I am almost certain by now you’ve heard the forecast for an extremely active 2010 Atlantic hurricane season. With experts are predicting 15 named storms, including 8 hurricanes, and 4 majors to develop this year, along with a 69 percent chance of at least one hurricane striking the United States coastline, it’s quite obvious atmospheric indicators are pointing towards an above-average season. But what are those indicators? What is the science behind seasonal forecasts?
Well, there needs to be sound physical arguments for how certain predictors impact tropical cyclones. The predictors in place ahead of the 2010 Atlantic hurricane season were in place during the epic hurricane seasons of 1998 and 2005. Interesting, right? Those predictors are:
El Niño – El Niño produces strong wind shear, which suppresses hurricane formation. Created out of an abnormal warming of the Eastern Pacific Ocean, El Niño is forecast to fade before the heart of the 2010 Atlantic hurricane season.
Sea Surface Temperatures – When the tropical Atlantic is abnormally warm, hurricane season likely will be more active. The tropical Atlantic was the warmest ever for March and is expected to continue heating up.
Wind Patterns – High and low pressure systems over the Atlantic work to slow the trade winds. The trade winds are forecast to be relatively light, promoting storm development.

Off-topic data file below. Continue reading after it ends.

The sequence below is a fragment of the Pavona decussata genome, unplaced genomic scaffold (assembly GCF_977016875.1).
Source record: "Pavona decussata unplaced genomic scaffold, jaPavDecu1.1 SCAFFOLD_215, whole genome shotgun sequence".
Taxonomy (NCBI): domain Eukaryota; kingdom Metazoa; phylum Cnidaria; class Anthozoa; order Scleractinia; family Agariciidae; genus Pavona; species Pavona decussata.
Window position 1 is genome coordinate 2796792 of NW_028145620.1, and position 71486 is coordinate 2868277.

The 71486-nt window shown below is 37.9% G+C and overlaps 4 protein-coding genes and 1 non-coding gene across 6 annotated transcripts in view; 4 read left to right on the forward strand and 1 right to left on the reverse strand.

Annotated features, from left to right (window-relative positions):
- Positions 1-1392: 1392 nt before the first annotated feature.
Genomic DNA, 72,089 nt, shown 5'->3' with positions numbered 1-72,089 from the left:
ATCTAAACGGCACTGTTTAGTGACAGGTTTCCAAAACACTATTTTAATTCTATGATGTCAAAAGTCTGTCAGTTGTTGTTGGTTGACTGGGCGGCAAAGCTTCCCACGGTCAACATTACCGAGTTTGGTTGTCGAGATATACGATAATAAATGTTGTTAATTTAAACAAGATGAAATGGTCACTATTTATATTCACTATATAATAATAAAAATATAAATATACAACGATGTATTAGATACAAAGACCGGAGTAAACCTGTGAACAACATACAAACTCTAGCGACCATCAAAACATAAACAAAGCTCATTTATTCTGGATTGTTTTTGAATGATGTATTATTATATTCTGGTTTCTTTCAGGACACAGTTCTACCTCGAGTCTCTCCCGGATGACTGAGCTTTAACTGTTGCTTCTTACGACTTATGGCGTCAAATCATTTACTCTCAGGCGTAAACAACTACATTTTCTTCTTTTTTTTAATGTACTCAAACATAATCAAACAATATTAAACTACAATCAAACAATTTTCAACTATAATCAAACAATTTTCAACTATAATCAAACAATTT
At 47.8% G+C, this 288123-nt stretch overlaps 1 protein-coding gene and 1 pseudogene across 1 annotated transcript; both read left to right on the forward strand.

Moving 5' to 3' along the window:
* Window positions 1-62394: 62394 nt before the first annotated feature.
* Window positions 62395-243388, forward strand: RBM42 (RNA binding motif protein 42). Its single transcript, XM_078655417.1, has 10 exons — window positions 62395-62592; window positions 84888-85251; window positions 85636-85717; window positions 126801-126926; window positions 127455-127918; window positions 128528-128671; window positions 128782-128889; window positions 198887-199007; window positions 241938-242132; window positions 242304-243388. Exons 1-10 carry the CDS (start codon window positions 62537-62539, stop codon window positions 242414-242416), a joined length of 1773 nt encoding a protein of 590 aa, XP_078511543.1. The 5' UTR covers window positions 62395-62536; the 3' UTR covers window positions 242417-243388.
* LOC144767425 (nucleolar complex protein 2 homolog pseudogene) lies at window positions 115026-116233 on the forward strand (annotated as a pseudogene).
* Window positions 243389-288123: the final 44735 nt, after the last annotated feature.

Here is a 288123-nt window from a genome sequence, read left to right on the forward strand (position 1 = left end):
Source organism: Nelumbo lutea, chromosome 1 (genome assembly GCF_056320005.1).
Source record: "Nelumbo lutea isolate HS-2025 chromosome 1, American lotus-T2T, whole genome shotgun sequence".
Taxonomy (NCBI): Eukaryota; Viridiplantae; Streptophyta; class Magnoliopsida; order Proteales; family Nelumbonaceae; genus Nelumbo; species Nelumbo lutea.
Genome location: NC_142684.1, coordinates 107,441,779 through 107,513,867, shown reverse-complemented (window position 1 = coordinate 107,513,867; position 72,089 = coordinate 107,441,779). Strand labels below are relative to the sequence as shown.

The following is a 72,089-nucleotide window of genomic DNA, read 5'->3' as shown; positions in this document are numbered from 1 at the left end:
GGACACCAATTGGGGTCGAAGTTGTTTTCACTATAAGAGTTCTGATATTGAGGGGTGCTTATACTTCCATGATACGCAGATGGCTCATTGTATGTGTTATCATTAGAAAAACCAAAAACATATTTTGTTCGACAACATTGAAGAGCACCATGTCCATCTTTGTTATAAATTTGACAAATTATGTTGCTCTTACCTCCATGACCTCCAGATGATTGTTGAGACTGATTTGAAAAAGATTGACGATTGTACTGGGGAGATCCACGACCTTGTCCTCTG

Ocean Circulation – When there is a strong ocean current moving to the north, as is the case this year, hurricane season tends to be busier. This circulation pattern works to draw warm water from southern latitudes into the region where hurricanes form.
Natural Cycle – Because of a natural cycle known as the multi-decadal signal (or oscillation), warm water shifts from the North Atlantic to the tropical region where storms tend to develop. The multi-decadal signal is currently in a warmer phase.
So it seems there is very strong scientific basis supporting the forecasts that have been made thus far. But keep in mind that while one can forecast an active season, there is no real science to predict who will be affected, as this is largely determined by specific atmospheric conditions in place while the storms are actually spinning.
Only time will tell how the 2010 Atlantic hurricane season shapes up! Stay tuned, and be ready…